Q I am 34, a female adult child of an alcoholic father. He passed away when I was 12. I have three older brothers and an older sister. All four siblings still live at home with my mother, a classic martyr.
I moved out at 18. During the six months it took to save money to move out, my mother would guilt-trip me or verbally abuse me into staying home. These tactics worked on my older siblings, and my older brother is being groomed to continue the dysfunction after my mother passes on.
Once on my own, I worked on myself and emerged as a moderately lucid person. I deal with my family on the usual holidays and birthdays, out of duty. I wrestle with doing the right thing. My mother and I were never close, and I do not expect or want a close relationship with someone who has been so selfish and controlling.
I cannot have meaningful conversations with my siblings because it is like they are in a time warp, and I am the only one who is growing and changing. We have the same guarded surface conversations year after year.
My husband and I recently purchased a home and are planning on having children. We have already talked about how much interaction we will allow our kids to have with my family—which will not be much.
When I told my mother we were buying a house, she asked how many bedrooms. I replied, then out of the blue she said she did not want to go into a home when she gets older. I knew immediately what she was implying.
But being a people-pleasing child of an alcoholic, I did not immediately respond. I changed the subject. In another conversation, she went on and on about how bad nursing homes are. This time I was more prepared. I said not all homes are bad, and if you check on your family member regularly, it should be okay.
She again said she did not want to be put in a nursing home. I finally said she was not going to stay with me. My husband and I both work, and we will be having children. Then she said she could watch the children.
Nothing in my dealings with my mother implies a closeness that would make her think this would happen. We never got on. We do not hug. We do not say “I love you.” I spend maybe 10 days a year with this person.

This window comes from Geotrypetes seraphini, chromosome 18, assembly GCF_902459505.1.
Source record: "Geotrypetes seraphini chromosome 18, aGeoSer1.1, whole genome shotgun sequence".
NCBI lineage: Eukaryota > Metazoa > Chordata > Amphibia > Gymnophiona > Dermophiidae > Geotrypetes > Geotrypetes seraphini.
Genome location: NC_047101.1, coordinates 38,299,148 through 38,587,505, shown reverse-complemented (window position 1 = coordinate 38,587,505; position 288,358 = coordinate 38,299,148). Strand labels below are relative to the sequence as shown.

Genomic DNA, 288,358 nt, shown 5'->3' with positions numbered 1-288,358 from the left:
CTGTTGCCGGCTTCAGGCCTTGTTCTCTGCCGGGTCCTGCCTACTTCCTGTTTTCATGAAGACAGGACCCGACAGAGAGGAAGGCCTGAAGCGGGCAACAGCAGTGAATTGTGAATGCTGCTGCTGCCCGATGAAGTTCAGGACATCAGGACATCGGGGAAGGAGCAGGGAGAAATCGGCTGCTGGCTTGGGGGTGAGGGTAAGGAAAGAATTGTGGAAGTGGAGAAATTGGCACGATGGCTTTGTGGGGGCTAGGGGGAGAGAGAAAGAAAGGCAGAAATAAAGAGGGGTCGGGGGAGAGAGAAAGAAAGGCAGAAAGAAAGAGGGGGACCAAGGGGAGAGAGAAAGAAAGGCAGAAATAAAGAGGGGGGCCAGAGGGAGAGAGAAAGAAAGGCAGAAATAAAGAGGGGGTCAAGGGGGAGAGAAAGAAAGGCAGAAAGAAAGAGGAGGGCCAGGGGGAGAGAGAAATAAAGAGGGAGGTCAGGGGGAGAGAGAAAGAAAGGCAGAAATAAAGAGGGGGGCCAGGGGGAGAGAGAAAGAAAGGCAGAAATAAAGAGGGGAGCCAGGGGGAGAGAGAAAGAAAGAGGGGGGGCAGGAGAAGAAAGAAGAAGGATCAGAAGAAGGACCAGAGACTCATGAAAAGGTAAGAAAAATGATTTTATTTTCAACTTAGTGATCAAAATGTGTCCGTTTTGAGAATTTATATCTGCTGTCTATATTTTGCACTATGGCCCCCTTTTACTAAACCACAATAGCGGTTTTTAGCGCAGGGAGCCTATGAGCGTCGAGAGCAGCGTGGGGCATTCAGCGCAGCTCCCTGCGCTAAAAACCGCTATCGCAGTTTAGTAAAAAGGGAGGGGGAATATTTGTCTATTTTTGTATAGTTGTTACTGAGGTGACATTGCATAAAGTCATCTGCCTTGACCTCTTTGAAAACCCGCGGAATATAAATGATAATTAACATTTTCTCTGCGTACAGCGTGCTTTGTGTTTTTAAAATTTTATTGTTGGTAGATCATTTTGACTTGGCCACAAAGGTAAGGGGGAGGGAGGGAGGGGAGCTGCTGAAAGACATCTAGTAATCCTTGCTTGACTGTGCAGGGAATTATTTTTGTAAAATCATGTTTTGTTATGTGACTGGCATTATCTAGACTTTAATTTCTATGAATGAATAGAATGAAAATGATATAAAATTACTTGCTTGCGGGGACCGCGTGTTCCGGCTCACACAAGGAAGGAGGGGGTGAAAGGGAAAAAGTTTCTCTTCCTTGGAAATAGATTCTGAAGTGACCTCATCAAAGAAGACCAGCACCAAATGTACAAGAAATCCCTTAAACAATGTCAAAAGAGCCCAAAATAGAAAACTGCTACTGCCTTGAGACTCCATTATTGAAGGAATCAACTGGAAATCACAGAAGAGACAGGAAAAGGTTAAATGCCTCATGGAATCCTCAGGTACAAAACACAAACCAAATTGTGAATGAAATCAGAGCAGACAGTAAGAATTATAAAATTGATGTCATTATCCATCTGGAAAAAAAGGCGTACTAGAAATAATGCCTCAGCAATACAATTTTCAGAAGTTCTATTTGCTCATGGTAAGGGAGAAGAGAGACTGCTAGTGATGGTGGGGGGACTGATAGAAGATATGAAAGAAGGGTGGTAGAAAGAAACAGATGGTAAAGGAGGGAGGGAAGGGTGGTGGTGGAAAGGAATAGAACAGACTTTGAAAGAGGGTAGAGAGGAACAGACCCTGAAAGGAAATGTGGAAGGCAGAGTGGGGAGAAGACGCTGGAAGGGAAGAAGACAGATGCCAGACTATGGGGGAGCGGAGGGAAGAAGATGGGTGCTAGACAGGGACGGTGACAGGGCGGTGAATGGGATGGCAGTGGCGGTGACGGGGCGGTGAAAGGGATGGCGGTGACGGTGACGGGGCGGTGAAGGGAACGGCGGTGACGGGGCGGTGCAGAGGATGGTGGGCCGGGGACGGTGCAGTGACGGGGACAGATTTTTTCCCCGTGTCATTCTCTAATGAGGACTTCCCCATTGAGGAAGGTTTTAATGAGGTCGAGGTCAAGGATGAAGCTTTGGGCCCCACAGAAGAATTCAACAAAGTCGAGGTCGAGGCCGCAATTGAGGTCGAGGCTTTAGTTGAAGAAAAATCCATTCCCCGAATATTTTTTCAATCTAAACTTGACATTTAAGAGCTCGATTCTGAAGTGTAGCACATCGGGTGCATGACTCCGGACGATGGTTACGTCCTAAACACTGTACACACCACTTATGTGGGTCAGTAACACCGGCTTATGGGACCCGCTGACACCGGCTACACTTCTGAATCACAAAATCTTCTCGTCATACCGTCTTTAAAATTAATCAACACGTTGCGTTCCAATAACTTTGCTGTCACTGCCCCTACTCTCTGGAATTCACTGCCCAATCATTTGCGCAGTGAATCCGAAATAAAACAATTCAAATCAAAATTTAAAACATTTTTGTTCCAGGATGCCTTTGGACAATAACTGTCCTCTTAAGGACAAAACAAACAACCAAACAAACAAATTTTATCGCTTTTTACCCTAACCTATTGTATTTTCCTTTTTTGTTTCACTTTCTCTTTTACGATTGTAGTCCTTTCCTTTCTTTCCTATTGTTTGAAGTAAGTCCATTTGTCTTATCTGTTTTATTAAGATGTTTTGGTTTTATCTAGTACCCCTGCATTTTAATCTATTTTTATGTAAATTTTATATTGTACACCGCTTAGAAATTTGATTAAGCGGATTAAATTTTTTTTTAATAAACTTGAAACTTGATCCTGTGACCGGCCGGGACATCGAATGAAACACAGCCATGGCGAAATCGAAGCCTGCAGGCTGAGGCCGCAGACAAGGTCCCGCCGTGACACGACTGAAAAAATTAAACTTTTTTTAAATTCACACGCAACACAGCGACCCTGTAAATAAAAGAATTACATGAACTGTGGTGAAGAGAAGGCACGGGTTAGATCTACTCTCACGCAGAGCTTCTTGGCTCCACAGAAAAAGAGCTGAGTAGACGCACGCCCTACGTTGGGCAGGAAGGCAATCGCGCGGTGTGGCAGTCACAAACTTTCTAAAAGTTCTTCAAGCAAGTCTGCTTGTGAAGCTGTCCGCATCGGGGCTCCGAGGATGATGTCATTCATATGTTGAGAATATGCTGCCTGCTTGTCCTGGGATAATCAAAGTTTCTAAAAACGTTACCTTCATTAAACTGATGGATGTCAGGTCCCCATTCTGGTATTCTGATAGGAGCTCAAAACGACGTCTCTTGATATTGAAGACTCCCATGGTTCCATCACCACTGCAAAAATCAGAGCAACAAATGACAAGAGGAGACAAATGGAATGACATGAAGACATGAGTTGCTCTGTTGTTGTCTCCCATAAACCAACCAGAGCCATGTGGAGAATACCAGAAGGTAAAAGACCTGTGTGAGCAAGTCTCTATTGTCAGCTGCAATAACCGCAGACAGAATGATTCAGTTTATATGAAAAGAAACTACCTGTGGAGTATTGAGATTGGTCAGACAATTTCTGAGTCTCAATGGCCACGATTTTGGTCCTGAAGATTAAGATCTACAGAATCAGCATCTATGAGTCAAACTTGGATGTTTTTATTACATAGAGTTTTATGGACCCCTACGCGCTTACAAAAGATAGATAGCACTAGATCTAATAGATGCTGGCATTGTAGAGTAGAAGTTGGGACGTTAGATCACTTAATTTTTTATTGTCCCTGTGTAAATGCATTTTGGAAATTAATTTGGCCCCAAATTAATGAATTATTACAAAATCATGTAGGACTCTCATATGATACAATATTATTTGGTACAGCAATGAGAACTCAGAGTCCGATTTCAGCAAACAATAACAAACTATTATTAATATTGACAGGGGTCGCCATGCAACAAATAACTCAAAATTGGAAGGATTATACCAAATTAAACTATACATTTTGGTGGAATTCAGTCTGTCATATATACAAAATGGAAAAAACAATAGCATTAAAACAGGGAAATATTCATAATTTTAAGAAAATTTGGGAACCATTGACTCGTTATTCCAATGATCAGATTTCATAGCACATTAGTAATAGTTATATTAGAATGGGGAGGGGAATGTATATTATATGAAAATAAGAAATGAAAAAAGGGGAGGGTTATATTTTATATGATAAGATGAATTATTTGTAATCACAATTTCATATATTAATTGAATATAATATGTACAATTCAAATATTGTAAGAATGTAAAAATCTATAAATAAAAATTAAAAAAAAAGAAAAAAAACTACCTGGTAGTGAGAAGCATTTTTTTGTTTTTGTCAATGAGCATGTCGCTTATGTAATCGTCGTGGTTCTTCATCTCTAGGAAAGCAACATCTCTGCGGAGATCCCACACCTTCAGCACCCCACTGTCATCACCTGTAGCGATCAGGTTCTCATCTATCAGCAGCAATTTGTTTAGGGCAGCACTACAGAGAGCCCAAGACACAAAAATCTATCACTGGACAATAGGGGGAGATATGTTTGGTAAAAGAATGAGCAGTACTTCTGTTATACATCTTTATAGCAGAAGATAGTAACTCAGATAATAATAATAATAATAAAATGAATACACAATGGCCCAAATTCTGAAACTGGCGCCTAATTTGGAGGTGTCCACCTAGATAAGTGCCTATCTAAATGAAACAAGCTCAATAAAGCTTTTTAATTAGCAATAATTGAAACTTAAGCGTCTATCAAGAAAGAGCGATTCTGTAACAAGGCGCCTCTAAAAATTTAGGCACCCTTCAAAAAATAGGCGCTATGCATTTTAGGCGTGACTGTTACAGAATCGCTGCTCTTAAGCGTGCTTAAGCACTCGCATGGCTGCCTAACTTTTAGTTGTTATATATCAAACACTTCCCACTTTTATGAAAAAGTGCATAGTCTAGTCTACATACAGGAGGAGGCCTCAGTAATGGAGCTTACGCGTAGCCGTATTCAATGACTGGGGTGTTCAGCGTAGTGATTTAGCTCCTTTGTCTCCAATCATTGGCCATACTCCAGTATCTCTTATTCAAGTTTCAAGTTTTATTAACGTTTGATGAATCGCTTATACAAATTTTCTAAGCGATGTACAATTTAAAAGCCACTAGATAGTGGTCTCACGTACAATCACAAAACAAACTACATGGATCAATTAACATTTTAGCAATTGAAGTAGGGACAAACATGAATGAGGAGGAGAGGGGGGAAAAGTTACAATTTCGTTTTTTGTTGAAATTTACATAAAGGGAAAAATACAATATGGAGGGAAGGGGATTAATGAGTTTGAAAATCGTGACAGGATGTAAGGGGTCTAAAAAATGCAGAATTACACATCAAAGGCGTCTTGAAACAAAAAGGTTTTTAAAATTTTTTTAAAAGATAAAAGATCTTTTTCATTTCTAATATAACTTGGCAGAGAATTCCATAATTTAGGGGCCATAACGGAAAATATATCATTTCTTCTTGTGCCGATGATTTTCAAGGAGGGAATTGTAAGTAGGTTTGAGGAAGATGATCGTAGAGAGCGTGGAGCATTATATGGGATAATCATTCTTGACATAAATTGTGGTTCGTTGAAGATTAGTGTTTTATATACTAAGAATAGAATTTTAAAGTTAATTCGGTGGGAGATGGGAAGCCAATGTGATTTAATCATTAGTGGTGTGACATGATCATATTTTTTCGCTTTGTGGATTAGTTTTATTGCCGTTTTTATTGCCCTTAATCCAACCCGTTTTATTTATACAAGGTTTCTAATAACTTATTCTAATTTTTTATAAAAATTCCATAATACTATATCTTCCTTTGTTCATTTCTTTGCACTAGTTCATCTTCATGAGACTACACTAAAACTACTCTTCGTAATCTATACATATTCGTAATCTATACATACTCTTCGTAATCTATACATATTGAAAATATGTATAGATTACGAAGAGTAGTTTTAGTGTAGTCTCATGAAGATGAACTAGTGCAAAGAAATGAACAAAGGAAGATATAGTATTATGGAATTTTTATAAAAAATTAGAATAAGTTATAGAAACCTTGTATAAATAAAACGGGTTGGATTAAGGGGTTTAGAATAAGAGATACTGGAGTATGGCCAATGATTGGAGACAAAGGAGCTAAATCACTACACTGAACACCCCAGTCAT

She has handicapped my older siblings who have no friends and never formed romantic relationships. This person thinks she is going to live with me, and I am livid.
Since the time I said she will not be staying with me, she continues to say she does not want to go to a home. I thought, since I have been separated from the family unit for so long, the codependency and guilt would go away. It has not.
I need someone else’s insight to give me back my peace of mind. Short of outright saying, “We are not close, I will never live in the same house with you again, and my children will have limited contact with you and my siblings,” what does one say?
A Tinsley, you can’t let a door-to-door salesman talk on and on. If he’s selling something you don’t want, you close the door.
You are looking for a champion to tell you what is blatantly obvious. But because of the way you were raised, you still struggle to claim your right to independence.
Visiting your mother allows her to deceive herself into believing she was a good mother. But she made your siblings perennial children, and that is why they are not able to care for her now. You broke free of her orbit once before. Now she wants to use that success against you.
Mars is a tough environment to live in. There’s no air and the radiation levels are high.
If you live there, you must create a self-sufficient environment, like a bubble or a geodesic dome, in order to survive. In effect, that’s what you did. You created a space where you, your husband, and family could thrive. Now she wants to suck all the oxygen out of your bubble.
It’s time to sever ties with the mother ship.
She wants to wheedle her way into the lifeboat you made for yourself. Enlist your husband’s aid to protect your family from the damaging radiation this woman will expose you to.
It is impossible to live on the red planet without a protective dome. It is equally impossible for you to live on this planet without protection from her.
Wayne & Tamara
Invade – to enter as if to take possession, to intrude upon.